The 2018-19 season saw an unlikely addition to the second division. Club de Fútbol Rayo Majadahonda, is a team from a leafy and affluent suburb of Madrid, that sits around 10 miles to the north west of the Spanish capital. Rayo was founded as recently as 1974, and prior to promotion to the second tier, had spent just five seasons in Segunda B.
The current settlement of Majadahonda can be traced back to the 1500s, and it was a village of around 200 houses when Cervantes name-checked it in Don Quixote. It was decimated during the Civil War, but by the late 1950s it had been rebuilt and had a population of around 3,000. A series of amateur clubs came and went during the 1950s & 60s before the current club was established in 1974. Rayo registered with the Castellana Federation on 7 June 1976, the same year that the local municipality developed land to the south of the town. The very basic Campo Municipal Cerro del Espino featured a small clubhouse, a dirt pitch and well, not a lot else. Rayo worked its way through Madrid’s regional leagues and reached the Tercera in 1987. By the mid-1990s, Rayo were contenders for promotion to Segunda B, and the municipality invested in the Cerro del Espino by building a new grandstand and installing the club’s first grass pitch. The new set up was inaugurated on 13 September 1995 with a friendly versus Atlético Madrid. Rayo & the municipality established ties with Atlético Madrid, which led to Atléti training at, and relocating the B Team to Cerro del Espino.
The main arena underwent substantial improvements in 1997, when Atlético Madrid signed a 50 year agreement with Rayo & the local municipality to manage and maintain the site. In return, Atléti invested 600m pesetas developing the the facilities, which now include an additional four full size pitches, accommodation for the Atléti’s academy and an Atléti superstore on the site of the old clubhouse. The main stand is 80 metres in length and sits on the north west side of the ground. It has its seating deck that is raised 6 feet above pitch level and 725 red seats sheltered under a white fibre-glass roof, that resembles a series on conjoined gazebos. Opposite the main stand is a thin strip of 825 open seats, whilst the south west end of the ground holds the most spectators, with 1700 housed on a large open deck of red seats. The Mini Estadio, as it is now named, has a capacity of 3,376.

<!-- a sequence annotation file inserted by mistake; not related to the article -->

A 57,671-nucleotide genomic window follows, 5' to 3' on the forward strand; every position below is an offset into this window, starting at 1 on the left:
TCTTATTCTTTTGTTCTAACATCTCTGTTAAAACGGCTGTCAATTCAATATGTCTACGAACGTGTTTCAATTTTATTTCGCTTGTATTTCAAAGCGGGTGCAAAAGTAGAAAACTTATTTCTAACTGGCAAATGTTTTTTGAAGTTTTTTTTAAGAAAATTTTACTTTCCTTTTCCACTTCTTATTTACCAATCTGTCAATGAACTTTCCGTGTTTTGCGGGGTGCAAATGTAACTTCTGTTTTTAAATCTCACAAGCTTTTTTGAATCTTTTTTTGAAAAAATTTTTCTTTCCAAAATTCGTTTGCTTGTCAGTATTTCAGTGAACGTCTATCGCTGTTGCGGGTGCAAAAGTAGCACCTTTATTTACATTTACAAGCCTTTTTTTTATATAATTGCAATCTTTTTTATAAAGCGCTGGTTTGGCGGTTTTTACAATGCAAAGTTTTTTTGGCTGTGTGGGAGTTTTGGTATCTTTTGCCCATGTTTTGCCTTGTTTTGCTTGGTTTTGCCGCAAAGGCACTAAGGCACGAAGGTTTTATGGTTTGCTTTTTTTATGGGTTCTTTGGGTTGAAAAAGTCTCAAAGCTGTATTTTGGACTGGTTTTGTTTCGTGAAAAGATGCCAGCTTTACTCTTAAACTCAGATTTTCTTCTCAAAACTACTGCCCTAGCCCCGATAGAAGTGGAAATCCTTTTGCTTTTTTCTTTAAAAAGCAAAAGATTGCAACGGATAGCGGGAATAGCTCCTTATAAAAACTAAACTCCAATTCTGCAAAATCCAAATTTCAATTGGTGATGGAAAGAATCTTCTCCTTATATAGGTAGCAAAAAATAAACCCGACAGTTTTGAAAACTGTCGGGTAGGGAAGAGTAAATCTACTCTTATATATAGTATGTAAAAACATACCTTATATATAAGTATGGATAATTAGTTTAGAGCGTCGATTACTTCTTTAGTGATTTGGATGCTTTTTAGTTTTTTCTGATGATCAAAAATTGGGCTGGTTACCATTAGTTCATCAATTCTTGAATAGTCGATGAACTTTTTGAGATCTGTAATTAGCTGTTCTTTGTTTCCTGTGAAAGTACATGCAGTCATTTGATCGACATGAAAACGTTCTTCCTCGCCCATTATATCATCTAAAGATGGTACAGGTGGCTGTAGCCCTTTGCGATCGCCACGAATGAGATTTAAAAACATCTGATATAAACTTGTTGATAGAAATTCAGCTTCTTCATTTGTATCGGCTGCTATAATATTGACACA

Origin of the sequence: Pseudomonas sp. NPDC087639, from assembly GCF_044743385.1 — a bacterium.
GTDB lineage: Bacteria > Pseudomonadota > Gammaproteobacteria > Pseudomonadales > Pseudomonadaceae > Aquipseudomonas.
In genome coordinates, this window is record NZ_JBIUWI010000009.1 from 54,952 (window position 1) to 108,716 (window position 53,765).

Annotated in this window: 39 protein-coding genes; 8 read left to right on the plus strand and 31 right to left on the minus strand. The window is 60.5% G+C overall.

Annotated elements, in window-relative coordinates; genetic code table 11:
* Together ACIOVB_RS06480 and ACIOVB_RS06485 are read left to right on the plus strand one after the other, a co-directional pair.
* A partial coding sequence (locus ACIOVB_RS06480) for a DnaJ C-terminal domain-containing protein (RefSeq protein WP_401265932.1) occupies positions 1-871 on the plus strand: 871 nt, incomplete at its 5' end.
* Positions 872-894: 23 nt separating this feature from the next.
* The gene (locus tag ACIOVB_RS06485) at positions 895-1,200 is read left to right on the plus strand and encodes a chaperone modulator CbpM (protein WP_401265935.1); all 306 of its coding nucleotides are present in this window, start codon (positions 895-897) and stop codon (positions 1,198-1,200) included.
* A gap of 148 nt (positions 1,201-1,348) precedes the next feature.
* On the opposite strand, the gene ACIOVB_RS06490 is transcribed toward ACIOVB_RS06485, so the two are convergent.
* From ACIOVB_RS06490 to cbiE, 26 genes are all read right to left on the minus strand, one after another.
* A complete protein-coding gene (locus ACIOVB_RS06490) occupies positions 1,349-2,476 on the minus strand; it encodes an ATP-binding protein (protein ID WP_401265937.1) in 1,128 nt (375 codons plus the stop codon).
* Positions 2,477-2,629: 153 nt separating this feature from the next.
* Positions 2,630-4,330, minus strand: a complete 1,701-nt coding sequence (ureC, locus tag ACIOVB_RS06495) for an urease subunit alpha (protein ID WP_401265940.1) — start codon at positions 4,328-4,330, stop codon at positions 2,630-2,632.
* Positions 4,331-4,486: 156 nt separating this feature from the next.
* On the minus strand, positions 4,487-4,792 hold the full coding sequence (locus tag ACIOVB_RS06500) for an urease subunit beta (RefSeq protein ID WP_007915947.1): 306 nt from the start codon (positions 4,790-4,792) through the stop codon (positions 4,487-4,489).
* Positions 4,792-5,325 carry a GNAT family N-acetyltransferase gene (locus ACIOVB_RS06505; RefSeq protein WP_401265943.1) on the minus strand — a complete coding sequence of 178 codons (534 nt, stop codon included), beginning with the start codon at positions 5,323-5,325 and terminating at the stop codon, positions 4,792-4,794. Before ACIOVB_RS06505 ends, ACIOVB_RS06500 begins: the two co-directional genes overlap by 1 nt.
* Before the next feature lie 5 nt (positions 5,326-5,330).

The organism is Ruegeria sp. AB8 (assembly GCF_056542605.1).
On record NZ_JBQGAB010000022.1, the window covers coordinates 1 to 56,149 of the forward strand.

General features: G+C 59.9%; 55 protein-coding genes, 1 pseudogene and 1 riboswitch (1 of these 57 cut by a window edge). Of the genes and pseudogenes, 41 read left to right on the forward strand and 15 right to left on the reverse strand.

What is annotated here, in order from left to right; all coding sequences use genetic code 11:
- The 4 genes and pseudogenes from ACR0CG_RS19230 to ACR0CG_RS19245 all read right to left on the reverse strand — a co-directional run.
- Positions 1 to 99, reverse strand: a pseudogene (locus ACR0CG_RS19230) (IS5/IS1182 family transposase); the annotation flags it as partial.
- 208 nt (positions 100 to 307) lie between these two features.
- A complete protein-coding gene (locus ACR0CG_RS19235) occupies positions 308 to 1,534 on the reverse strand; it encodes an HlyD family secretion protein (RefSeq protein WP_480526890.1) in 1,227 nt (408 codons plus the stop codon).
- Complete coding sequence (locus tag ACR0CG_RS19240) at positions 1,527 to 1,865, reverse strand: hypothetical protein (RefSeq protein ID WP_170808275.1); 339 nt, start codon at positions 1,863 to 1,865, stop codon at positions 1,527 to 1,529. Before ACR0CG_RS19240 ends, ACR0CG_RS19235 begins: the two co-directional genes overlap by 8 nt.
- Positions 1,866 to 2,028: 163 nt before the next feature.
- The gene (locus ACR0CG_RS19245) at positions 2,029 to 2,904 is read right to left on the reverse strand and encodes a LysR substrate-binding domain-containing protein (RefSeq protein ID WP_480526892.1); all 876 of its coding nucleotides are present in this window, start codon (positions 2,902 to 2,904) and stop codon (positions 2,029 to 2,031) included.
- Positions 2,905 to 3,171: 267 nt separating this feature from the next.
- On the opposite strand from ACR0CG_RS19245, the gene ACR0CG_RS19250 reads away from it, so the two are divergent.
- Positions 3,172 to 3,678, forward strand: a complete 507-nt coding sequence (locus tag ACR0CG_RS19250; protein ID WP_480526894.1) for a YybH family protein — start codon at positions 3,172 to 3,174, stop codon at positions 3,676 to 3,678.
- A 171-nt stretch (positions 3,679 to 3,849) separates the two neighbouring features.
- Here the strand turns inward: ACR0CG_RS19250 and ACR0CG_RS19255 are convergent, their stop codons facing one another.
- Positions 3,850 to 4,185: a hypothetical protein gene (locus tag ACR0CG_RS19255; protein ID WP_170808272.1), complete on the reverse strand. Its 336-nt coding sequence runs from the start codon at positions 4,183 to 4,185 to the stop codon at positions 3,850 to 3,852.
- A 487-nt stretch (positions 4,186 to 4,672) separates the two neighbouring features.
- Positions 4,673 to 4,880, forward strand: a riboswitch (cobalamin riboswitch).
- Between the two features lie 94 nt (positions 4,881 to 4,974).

Rayo first reached Segunda B in 1997-8. It was a season-long stay, which the club repeated in 2003-04. It would take Rayo a further 11 seasons to get back to the third tier, but within three seasons, a league title and promotion to La Segunda had been achieved. The requirements for hosting La Segunda matches have changed since the Mini Estadio last saw second tier football in 2000, when Atlético Madrid B’s stay came to an end. So much so that Rayo called upon the special friendship with Atléti, and will use the 67,000 seat Wanda Metropolitano for the first few months of the 2018-19 campaign.
Whether Rayo Majadahonda can attain the same level of success and stability that Madrid’s other suburbanites Alcorcón has achieved, remains to be seen. However, having come so far, so quickly, you can be sure that they are going to savour every minute of their first season at a national level.